... now with 35% more arrogance!

Monday, June 11, 2012

Generic Travel Problems

I've written before about weather, hunting, and foraging in the wilderness, but I didn't really talk about miscellaneous travel woes: stumbling into poison ivy, thickets, bug infestations, tainted water sources, and the like. I've thought about it and decided I like the standard 2d6 reaction roll to determine the quality of travel: at the beginning of the journey, and again each time the party enters a new kind of terrain or after one week of travel in any terrain, roll the dice. On a result of 6-8, the journey is average. Describe flora, fauna, and other conditions, as appropriate for the terrain and abundance of life. If the result is less than 6, things take a turn for the worse, with a 2 representing something that can cause actual damage (usually 1 point/day unless steps are taken to counteract.) Stuff that is merely unpleasant but not damaging triggers morale rolls in hirelings or henchmen and can give a 1-point penalty on relevant actions, plus it interferes with things like refreshing spells. Not all of these ill effects are automatic; if the GM says "you see some large ant hills", there may only be an unpleasant effect if the party disturbs the ants or lingers in the area, while a tainted water source will only affect people who drink it.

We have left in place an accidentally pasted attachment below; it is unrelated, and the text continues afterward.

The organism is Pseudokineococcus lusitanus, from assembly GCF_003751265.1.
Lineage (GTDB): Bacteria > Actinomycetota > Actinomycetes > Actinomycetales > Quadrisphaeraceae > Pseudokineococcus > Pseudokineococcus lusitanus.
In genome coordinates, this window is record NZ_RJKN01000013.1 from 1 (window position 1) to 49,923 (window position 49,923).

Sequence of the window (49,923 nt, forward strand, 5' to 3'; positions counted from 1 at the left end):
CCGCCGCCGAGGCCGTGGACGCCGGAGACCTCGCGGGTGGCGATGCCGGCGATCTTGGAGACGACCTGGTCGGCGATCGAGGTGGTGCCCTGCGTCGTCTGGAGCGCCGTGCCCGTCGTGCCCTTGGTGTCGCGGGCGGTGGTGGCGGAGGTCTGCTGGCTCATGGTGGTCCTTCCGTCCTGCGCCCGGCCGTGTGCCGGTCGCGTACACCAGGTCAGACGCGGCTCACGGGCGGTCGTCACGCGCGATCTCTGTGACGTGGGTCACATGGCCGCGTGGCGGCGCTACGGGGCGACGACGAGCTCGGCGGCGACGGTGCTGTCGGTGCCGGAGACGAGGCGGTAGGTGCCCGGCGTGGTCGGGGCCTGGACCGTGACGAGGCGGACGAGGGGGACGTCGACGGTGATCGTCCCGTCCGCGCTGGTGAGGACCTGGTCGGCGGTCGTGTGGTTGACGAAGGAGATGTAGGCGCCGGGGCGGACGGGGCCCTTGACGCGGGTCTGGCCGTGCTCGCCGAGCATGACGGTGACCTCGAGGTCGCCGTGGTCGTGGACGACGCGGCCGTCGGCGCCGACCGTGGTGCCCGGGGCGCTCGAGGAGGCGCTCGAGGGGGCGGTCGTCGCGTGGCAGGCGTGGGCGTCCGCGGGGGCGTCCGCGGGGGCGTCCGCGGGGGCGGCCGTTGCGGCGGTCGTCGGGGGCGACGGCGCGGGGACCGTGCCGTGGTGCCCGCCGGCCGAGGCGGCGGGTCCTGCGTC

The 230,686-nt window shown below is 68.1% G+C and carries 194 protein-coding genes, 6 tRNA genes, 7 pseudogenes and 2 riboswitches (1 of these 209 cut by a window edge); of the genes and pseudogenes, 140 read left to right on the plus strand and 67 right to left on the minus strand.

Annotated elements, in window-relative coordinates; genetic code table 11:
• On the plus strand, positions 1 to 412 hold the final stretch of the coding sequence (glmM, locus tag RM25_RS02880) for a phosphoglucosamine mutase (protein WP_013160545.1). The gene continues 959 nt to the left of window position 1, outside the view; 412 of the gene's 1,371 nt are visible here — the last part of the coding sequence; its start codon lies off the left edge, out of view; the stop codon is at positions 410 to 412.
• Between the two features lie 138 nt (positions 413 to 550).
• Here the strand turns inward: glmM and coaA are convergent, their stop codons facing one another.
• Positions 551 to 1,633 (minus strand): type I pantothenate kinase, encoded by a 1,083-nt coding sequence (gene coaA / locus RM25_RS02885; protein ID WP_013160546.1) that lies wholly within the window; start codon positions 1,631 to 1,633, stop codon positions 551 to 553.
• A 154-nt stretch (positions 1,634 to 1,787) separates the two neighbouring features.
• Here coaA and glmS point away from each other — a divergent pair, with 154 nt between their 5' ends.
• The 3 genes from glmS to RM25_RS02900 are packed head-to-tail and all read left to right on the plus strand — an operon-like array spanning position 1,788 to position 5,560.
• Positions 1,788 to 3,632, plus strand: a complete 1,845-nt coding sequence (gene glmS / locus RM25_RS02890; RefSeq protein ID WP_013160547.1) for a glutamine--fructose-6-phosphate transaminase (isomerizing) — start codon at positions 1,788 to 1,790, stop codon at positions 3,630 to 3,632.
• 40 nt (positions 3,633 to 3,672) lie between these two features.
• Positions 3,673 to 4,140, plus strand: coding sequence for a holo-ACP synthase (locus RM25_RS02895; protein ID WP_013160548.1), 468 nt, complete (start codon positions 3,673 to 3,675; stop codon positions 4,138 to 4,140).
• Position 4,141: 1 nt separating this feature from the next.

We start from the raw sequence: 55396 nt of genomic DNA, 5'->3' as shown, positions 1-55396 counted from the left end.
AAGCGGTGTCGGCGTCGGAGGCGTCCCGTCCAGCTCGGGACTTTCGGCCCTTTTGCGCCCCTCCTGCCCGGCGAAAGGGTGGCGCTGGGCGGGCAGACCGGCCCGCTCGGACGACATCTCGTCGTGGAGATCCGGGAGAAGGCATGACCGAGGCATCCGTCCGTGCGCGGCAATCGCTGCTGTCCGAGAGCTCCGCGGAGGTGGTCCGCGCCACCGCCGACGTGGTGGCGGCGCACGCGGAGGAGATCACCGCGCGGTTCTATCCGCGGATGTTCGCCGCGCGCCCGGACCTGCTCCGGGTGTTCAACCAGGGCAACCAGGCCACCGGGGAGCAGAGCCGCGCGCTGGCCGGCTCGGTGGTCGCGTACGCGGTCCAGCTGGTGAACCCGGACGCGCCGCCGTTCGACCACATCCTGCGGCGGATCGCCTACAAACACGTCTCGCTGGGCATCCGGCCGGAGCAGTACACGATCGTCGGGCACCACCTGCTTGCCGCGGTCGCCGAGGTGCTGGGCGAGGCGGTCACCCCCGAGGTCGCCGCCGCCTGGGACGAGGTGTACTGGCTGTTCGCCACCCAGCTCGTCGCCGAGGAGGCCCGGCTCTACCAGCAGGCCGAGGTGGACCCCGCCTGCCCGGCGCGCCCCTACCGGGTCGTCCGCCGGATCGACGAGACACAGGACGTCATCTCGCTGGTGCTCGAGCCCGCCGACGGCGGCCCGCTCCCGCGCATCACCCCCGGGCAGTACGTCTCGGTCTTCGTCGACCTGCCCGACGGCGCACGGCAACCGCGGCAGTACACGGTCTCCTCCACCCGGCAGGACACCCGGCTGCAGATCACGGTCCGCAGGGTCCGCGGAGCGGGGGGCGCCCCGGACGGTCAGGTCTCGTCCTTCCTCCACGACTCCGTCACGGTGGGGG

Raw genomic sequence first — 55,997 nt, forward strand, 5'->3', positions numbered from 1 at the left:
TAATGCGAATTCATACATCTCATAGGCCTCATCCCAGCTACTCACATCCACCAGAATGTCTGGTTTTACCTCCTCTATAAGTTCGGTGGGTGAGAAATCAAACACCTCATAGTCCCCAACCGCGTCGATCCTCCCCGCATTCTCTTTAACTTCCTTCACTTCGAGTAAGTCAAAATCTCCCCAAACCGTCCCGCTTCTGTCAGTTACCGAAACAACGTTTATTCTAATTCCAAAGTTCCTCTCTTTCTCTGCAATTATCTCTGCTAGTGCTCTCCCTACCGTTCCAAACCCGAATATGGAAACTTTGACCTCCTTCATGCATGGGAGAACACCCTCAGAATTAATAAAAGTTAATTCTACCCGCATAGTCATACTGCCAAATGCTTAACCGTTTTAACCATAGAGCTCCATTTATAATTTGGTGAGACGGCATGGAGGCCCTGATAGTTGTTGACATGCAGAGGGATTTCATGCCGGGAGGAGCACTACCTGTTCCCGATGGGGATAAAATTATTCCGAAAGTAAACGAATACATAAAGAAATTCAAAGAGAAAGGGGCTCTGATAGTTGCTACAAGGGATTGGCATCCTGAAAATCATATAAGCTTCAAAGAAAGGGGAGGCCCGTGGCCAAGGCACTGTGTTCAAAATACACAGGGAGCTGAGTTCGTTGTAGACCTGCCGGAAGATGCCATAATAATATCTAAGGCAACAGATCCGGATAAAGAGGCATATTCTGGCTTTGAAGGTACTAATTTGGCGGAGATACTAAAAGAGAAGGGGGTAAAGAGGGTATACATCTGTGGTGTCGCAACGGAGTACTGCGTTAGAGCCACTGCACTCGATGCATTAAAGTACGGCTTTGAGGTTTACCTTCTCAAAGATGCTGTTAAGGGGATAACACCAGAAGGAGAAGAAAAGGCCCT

On a result of 9+, the party has good luck during the journey, finding an easy source of food or water or some other resource. On a 12, the resource can counteract penalties or improve morale, if used properly. The trick is: the GM describes both good and bad events in mostly the same way: "There's a small spring a short ways away" might mean clean water, tainted water, poisoned water, or medicinal water. The players have to figure out which is which. Similarly, "thick brush up ahead" might be edible berries or poison ivy.

I'm debating whether an avalanche or mudslide should count as a terrain effect or a weather effect.

These dice can be rolled on the Quickie Dice Map for more detail. The lowest of the two dice can be used to determine what the party discovers (1= water, 2= food, 3-4= wildlife, 5= food, 6= water.) The position of the highest of the two d6s can provide other details.


  1. Might I humbly offer my own take on this for you;


  2. You may find some utility in this post about adapting disasters from Source of the Nile to my Flashing Blades campaign.